We had the good fortune of connecting with Josh Stifter and we’ve shared our conversation below.
Hi Josh, what led you to pursuing a creative path professionally?
I thought I was going to be a pastor. Art, especially filmmaking, was never a career path in Minnesota that seemed plausible. Generally, when you look for a career, you look at what’s available in your area or look at where you should move to in order to pursue that path. My parents and my peers saw my love of public speaking and leading a group and thought I would make a good priest or pastor. But for me, it was so engrained in me to always be running a video camera or writing a script that I never even thought about where or why or how. I just started making movies. I created shorts and animations first. I knew I needed to make money to provide for a family eventually, so I went to school for animation and media arts and looked for job in the area that I knew I could get. I jumped from doing animation for a Christian media company, to advertising, to horror movies, to state work, to news jobs, back to horror, and on and on. All the while, I was writing and directing my own shorts and cartoons. Finally, I ended up on the Robert Rodriguez produced reality show, Rebel Without A Crew: The Series, where I made my first feature film. This all came from a natural drive to want to just make movies. My friends joke about me saying that I, ‘move so fast I don’t give anyone time to tell me no.’ This probably isn’t exactly true, but I think creative types are often just so driven they can almost will their projects into existence. Nothing makes me happier than hearing stories about artists who just started making art and people finally took notice.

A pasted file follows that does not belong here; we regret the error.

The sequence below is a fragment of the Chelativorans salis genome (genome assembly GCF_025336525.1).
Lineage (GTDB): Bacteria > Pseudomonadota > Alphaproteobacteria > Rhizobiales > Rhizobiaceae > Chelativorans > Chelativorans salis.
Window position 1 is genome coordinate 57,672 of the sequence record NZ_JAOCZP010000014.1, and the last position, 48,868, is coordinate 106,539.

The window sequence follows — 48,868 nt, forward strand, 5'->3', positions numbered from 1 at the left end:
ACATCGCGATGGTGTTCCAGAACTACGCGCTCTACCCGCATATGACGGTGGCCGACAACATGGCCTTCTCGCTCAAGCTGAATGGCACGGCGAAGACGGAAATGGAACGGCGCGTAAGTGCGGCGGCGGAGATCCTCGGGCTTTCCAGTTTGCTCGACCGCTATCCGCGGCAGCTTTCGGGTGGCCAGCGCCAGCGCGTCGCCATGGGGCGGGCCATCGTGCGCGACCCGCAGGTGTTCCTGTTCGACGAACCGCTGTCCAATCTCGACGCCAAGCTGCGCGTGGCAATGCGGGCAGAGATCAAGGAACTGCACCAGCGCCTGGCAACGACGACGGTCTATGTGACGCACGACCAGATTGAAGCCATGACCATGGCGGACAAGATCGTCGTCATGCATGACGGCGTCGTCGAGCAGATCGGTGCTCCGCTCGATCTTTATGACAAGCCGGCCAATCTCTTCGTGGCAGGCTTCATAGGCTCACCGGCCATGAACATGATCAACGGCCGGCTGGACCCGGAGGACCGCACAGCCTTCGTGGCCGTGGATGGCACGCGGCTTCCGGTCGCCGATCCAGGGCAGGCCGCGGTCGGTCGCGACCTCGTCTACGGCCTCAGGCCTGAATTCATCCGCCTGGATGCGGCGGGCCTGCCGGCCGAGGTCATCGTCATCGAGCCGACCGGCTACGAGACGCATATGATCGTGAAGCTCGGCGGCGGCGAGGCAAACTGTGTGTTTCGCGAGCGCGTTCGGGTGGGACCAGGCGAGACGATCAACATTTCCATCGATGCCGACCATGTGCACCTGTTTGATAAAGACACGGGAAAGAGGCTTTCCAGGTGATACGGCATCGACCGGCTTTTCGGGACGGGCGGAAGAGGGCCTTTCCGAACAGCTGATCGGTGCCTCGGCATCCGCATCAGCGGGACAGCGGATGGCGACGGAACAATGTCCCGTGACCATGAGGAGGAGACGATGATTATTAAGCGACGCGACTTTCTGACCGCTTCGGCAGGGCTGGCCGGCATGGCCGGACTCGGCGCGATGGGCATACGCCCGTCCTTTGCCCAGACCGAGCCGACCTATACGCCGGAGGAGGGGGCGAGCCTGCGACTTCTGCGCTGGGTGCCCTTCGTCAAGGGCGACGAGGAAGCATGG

Can you open up a bit about your work and career? We’re big fans and we’d love for our community to learn more about your work.
I absolutely love filmmaking. The only thing I ever had on my bucket list was to make a feature film, and thanks to Robert Rodriguez and El Rey Network, I was able to make my first film The Good Exorcist a few years ago. After that, I had the courage to make my second film Greywood’s Plot. But it was never easy. I’ve spent countless weekends away from my family filming or editing, working on visual effects, or teaching myself sound design. It was always about the love of the stories I wanted to tell, or making people laugh, or making something that was visually interesting. I hope that every moment in my movies or cartoons or series give someone out there something to attach to and feel something or be inspired by.
Let’s say your best friend was visiting the area and you wanted to show them the best time ever. Where would you take them? Give us a little itinerary – say it was a week long trip, where would you eat, drink, visit, hang out, etc.
That last time my best friend had to come visit me somewhere, it was to start in my movie on a reality TV show. I hope that was an exciting trip for him. But I love to talk to people and there’s nothing better to me than taking people to fun restaurants, good breweries, and places where people can talk about themselves honestly. In Minneapolis, where I’m from, I’d take them out to Psycho Suzi’s or Wicked Wort Brewery. We’d get dinner at Pig Ate My Pizza or Hola Arepa. The food and bars in Minnesota are some of the best in the world in my opinion – but I’d recommend they come in the late spring or early fall. Winters and summers here can be a bit much.
Who else deserves some credit and recognition?
The first person to ever hire me for work in animation was the director Kevin Smith. Through a crazy circumstance of a contest from a podcast, followed by a few phone calls, I was hired to make animations for his Smodcast podcast and eventually worked on other projects including his movies. I was fresh out of college and never dreamed I’d be making money to start my business from one of my heroes. All of this happened because I took a weekend to make a cartoon based on a tweet Kevin posted. Kevin Smith constantly inspired me during my early years. His idea of not fearing failure – living with it and understanding there will be ups and downs – meant the world. The job he gave me working on his movie Tusk allowed me to finally start my business, Flush Studios. I owe him everything!
Kurt Volk, Patrick Rusk